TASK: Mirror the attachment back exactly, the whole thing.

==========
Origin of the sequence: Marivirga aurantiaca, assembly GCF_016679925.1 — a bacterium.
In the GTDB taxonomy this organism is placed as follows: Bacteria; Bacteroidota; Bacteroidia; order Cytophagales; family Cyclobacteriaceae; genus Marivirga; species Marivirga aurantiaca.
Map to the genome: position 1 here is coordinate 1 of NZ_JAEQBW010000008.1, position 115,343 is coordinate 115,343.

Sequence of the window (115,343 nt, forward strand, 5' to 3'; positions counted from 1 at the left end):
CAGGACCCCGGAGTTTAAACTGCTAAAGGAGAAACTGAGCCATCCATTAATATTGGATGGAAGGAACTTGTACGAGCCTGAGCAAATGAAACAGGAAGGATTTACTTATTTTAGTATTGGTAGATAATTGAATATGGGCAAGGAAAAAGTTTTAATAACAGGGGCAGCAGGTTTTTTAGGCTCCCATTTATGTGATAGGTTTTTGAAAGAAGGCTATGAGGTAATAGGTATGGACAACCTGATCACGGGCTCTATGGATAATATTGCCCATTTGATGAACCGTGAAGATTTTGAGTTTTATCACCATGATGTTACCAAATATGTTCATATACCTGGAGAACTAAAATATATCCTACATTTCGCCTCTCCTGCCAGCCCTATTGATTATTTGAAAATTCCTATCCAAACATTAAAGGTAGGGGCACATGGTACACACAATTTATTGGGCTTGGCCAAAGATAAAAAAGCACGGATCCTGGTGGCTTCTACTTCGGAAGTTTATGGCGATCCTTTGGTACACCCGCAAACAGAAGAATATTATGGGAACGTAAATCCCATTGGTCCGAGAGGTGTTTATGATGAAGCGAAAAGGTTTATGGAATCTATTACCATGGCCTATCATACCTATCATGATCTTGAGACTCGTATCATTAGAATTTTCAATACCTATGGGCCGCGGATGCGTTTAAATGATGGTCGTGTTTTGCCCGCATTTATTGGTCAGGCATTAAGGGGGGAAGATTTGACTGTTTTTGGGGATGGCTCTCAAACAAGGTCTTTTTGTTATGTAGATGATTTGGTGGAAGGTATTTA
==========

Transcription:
Origin of the sequence: Marivirga aurantiaca, assembly GCF_016679925.1 — a bacterium.
In the GTDB taxonomy this organism is placed as follows: Bacteria; Bacteroidota; Bacteroidia; order Cytophagales; family Cyclobacteriaceae; genus Marivirga; species Marivirga aurantiaca.
Map to the genome: position 1 here is coordinate 1 of NZ_JAEQBW010000008.1, position 115,343 is coordinate 115,343.

Sequence of the window (115,343 nt, forward strand, 5' to 3'; positions counted from 1 at the left end):
CAGGACCCCGGAGTTTAAACTGCTAAAGGAGAAACTGAGCCATCCATTAATATTGGATGGAAGGAACTTGTACGAGCCTGAGCAAATGAAACAGGAAGGATTTACTTATTTTAGTATTGGTAGATAATTGAATATGGGCAAGGAAAAAGTTTTAATAACAGGGGCAGCAGGTTTTTTAGGCTCCCATTTATGTGATAGGTTTTTGAAAGAAGGCTATGAGGTAATAGGTATGGACAACCTGATCACGGGCTCTATGGATAATATTGCCCATTTGATGAACCGTGAAGATTTTGAGTTTTATCACCATGATGTTACCAAATATGTTCATATACCTGGAGAACTAAAATATATCCTACATTTCGCCTCTCCTGCCAGCCCTATTGATTATTTGAAAATTCCTATCCAAACATTAAAGGTAGGGGCACATGGTACACACAATTTATTGGGCTTGGCCAAAGATAAAAAAGCACGGATCCTGGTGGCTTCTACTTCGGAAGTTTATGGCGATCCTTTGGTACACCCGCAAACAGAAGAATATTATGGGAACGTAAATCCCATTGGTCCGAGAGGTGTTTATGATGAAGCGAAAAGGTTTATGGAATCTATTACCATGGCCTATCATACCTATCATGATCTTGAGACTCGTATCATTAGAATTTTCAATACCTATGGGCCGCGGATGCGTTTAAATGATGGTCGTGTTTTGCCCGCATTTATTGGTCAGGCATTAAGGGGGGAAGATTTGACTGTTTTTGGGGATGGCTCTCAAACAAGGTCTTTTTGTTATGTAGATGATTTGGTGGAAGGTATTTA